Keep your blood sugar level under control by following some simple steps, such as reducing your carbohydrate intake, doing daily exercise and tackling your stress effectively.
Keeping tabs on your blood sugar level is particularly important at this time, since diabetes has become common among every age group. Experts say that modern day lifestyles are to blame. In particular, erratic eating habits, lack of regular exercise, and prolonged stress, increase susceptibility to many diseases.
At a more basic level, we need to watch our sugar levels. An imbalance may lead to hyperglycemia – which occurs when your body is unable to transport sugar uniformly into cells, or hypoglycemia- which is a sudden drop in sugar level.
Sugar-related ailments lead to symptoms like headaches, increased thirst, body pain, increased fatigue, sleep apnea, dizziness, frequent urination, and blurred vision. So if you experience any of these, head to the lab to get your blood sugar level tested.
Ensure that your fasting sugar level is under 100 (below 70 indicates hypoglycemia) and follow these practices to keep your sugar level in balance. If your level is 100 or above, do get tested for diabetes.
#1 Watch those carbs
The first and foremost tip to achieve a normal blood sugar level is to control your carbohydrate intake. Eating too many carbohydrates may impact insulin function adversely, causing sugar levels to spike.
Eat balanced meals with fewer carbohydrates and more vegetables and fibre, to keep your sugar level in check. Instead of eating 3 large meals a day, go for 5 smaller portions instead. This gives the body more time to metabolize the sugar.
Also, do figure out how to check the glycemic value of the food you consume. The glycemic index is an assessment tool, to determine the impact of foods, on blood sugar level. Low-glycemic foods tend to minimize blood sugar level in the long term. Another tip is to weigh and measure portions before eating, and eat off a smaller plate.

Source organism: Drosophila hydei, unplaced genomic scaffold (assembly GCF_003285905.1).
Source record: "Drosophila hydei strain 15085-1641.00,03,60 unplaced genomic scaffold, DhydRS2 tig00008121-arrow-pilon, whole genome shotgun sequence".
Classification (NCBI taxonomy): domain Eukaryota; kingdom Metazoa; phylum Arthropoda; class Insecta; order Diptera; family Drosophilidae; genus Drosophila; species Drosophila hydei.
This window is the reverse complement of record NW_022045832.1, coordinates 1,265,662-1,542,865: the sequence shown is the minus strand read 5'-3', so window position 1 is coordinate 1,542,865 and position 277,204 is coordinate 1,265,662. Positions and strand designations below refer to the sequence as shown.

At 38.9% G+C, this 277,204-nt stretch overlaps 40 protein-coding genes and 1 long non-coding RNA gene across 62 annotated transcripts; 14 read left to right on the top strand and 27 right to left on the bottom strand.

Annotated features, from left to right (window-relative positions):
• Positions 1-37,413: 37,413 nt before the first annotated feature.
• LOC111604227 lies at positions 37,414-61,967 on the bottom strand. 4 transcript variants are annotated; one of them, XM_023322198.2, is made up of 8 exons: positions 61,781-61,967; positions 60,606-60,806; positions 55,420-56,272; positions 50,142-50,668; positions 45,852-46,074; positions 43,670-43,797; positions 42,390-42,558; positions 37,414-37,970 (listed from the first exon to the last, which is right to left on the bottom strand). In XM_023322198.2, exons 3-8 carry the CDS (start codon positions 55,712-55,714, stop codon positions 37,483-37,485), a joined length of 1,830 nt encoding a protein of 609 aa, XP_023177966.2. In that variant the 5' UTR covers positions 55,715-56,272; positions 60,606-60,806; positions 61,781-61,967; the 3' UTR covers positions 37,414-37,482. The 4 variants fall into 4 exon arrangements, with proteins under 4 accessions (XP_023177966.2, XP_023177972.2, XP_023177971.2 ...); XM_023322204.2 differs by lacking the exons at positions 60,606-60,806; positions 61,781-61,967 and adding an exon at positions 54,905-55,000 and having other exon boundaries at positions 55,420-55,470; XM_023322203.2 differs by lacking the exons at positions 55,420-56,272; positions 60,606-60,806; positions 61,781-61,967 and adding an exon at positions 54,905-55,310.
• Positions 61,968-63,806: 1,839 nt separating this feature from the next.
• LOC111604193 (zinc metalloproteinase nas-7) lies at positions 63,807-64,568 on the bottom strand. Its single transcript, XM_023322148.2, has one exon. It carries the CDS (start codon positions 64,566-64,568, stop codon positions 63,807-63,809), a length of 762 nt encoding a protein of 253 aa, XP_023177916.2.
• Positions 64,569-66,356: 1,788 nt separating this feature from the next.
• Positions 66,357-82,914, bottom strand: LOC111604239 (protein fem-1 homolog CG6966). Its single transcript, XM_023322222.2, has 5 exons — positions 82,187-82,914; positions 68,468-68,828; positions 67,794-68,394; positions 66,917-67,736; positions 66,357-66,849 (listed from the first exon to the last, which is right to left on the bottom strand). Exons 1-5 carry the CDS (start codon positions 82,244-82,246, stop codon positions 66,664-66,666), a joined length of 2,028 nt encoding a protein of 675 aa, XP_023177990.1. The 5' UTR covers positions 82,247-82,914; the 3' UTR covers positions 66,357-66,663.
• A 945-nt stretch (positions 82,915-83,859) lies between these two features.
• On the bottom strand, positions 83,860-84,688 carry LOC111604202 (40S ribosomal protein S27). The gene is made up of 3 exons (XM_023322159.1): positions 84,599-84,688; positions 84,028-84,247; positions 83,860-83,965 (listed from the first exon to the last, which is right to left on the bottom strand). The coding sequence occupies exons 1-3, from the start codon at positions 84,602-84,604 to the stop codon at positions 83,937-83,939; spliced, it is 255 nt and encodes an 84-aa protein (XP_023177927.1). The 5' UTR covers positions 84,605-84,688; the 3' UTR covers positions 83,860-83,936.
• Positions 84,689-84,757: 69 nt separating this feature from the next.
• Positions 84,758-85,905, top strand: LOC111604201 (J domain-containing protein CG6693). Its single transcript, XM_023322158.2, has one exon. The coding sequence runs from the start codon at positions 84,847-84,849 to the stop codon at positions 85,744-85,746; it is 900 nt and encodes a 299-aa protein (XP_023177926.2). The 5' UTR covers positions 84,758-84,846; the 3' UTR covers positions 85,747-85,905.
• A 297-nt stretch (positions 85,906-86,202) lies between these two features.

#2 Drink plenty of water
Water is truly the elixir of life! Drinking water keeps the cells rehydrated, reducing hunger. Studies show that drinking an adequate amount of water, drastically minimizes the onset of diabetes.
But carbonated beverages and sweetened tea and coffee don’t have the same impact, since they are diuretics. So, opt for buttermilk and coconut water if you want some good options.
#3 Keep a check on your stress level
People with high levels of stress and sleep deprivation are at a higher risk of hyperglycemia. Our body secretes glucagon and cortisol as a response to stress and sleeplessness, and these, in turn, are responsible for an increase in sugar levels.
So make sure you do some yoga or meditation, to minimize the effects of stress and improve your metabolism. Also, bear in mind that a good night’s sleep is great for the blood sugar level, too.
#4 Make sure you exercise daily
Inactivity is one of the leading risk factors for diabetes, heart disease and even depression, so move more. Get in 5 hours of exercise a week, and keep your BMI within normal, healthy limits. Find a way to include exercise in your daily routine: take the stairs instead of the lift, walk to the market, and do more chores around the house.